Koschman judge Toomin first made news as teen — for stealing cop car
BY TIM NOVAK, CAROL MARIN AND CHRIS FUSCO Staff Reporters December 5, 2012 2:32AM
Cook County Circuit Judge Michael P. Toomin, who appointed former U.S. Attorney Dan K. Webb as special prosecutor in the David Koschman case. I Sun-Times file photo
Updated: January 6, 2013 9:26AM
As a teenager, Michael P. Toomin — the judge who made the ruling that led to this week’s indictment of a nephew of former Mayor Richard M. Daley — appeared more likely to end up on the other side of the bench.
Toomin made headlines for the first time 56 years ago, when he was expelled from New Trier High School for stealing a police car and ended up spending three days in the Cook County Jail.
The judge, who has been known to tell friends he was “incorrigible” as a teenager, went on to preside over some of Chicago’s most high-profile criminal cases in his 32 years on the bench.
◆ He sentenced notorious El Rukn gang leader Jeff Fort in 1988 to 75 years in prison for murder, saying Fort had ordered “the systematic liquidation of persons who might be out on 43rd Street” selling drugs on his turf.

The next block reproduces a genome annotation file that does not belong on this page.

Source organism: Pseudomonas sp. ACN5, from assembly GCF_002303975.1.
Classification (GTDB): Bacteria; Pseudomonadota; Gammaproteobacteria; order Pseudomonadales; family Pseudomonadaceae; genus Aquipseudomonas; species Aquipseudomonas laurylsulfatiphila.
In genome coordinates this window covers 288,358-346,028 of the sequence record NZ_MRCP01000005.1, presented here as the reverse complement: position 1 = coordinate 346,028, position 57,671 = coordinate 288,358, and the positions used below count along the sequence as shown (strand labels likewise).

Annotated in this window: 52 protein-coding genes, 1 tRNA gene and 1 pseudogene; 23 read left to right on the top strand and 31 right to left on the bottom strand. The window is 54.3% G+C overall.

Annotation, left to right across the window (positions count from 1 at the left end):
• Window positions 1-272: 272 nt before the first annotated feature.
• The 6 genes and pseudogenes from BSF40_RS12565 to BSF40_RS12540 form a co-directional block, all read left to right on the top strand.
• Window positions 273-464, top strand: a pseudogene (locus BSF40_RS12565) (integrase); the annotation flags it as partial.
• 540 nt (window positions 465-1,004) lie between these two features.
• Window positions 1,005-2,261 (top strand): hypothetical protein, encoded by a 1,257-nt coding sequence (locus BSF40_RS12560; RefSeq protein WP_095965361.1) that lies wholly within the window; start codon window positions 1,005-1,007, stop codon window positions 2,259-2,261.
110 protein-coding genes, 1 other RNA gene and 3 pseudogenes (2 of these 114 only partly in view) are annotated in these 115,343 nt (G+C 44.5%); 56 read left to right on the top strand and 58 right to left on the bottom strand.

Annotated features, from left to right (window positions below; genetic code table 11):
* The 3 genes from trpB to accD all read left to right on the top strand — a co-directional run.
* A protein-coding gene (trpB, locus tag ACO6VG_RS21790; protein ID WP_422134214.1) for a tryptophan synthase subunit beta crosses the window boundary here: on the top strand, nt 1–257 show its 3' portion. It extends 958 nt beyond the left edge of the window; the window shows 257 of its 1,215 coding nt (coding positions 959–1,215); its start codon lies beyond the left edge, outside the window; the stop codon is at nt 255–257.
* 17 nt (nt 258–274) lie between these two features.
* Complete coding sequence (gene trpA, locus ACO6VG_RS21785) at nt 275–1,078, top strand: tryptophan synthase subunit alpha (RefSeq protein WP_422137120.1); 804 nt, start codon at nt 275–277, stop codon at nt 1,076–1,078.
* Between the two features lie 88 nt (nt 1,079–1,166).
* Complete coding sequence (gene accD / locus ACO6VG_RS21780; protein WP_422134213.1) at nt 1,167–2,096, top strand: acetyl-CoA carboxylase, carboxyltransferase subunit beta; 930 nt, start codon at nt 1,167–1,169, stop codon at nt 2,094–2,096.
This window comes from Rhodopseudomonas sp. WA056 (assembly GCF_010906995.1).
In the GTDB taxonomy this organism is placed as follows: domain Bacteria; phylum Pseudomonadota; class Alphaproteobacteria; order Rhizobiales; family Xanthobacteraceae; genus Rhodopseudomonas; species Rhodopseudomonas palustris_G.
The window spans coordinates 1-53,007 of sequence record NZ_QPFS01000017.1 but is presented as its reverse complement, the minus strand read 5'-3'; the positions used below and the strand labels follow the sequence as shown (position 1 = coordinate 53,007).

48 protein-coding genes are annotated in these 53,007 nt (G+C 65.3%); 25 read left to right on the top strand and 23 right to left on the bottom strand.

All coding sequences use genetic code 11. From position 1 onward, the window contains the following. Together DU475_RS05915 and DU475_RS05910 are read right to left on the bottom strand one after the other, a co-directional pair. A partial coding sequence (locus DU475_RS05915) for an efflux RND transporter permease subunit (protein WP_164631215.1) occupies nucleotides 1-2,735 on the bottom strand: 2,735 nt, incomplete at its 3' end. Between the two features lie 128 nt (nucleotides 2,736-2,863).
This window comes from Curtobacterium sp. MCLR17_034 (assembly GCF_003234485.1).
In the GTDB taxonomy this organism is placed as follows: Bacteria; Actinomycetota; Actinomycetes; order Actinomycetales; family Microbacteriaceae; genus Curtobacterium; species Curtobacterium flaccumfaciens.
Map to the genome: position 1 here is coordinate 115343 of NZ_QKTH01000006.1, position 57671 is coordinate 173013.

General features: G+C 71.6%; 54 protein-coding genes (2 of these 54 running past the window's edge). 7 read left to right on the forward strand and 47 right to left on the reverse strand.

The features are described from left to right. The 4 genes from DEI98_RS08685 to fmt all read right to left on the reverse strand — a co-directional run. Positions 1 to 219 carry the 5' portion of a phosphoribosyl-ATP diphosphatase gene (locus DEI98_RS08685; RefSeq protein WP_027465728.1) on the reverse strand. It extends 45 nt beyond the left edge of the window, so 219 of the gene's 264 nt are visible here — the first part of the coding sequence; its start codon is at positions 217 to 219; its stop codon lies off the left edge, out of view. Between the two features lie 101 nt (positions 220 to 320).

◆ He sentenced stable owner Kenneth Hansen in 1995 to more than 200 years in prison for the 1955 murders of three boys — Robert Peterson and brothers John and Anton Schuessler — a grisly crime that terrified parents across Chicago.
◆ He presided over the precedent-setting retrial of Chicago Outfit hitman Harry Aleman, who had been acquitted of murdering a union official because the judge in that case had been bribed. After the fix was discovered, Toomin ordered a new trial for Aleman, who was convicted and sent to prison, where he died.
◆ In 2000, he refused to appoint a special prosecutor to examine alleged misconduct by police and prosecutors in the botched murder investigation of 11-year-old Ryan Harris, saying police and prosecutors had good reason to file charges against two boys, ages 7 and 8, that later were dropped.
Then, in April, declaring “the system has failed” David Koschman, Toomin granted Nanci Koschman’s request to appoint a special prosecutor to reinvestigate her son’s death, as well as to determine whether “employees of the Chicago Police Department and the Cook County state’s attorney’s office acted intentionally to suppress and conceal evidence, furnish false evidence and generally impede the investigation into Mr. Koschman’s death.”
In doing so, Toomin — who stands 5-foot-5, the same height as David Koschman — was taking on those agencies, as well as Chicago’s most powerful political family.
Toomin appointed former U.S. Attorney Dan K. Webb as special prosecutor, and Webb took the case to the grand jury that, on Monday, returned an indictment accusing Daley nephew Richard J. “R.J.” Vanecko of delivering the punch that led to Koschman’s death.
Toomin, 74, lives in Lincoln Park. He is divorced, with no children. And, unlike most Cook County judges, he is a Republican.
His father, Philip R. Toomin, was vice president of the Lincoln-Dembitz Republican League, which backed Richard Nixon for president in his unsuccessful 1960 campaign.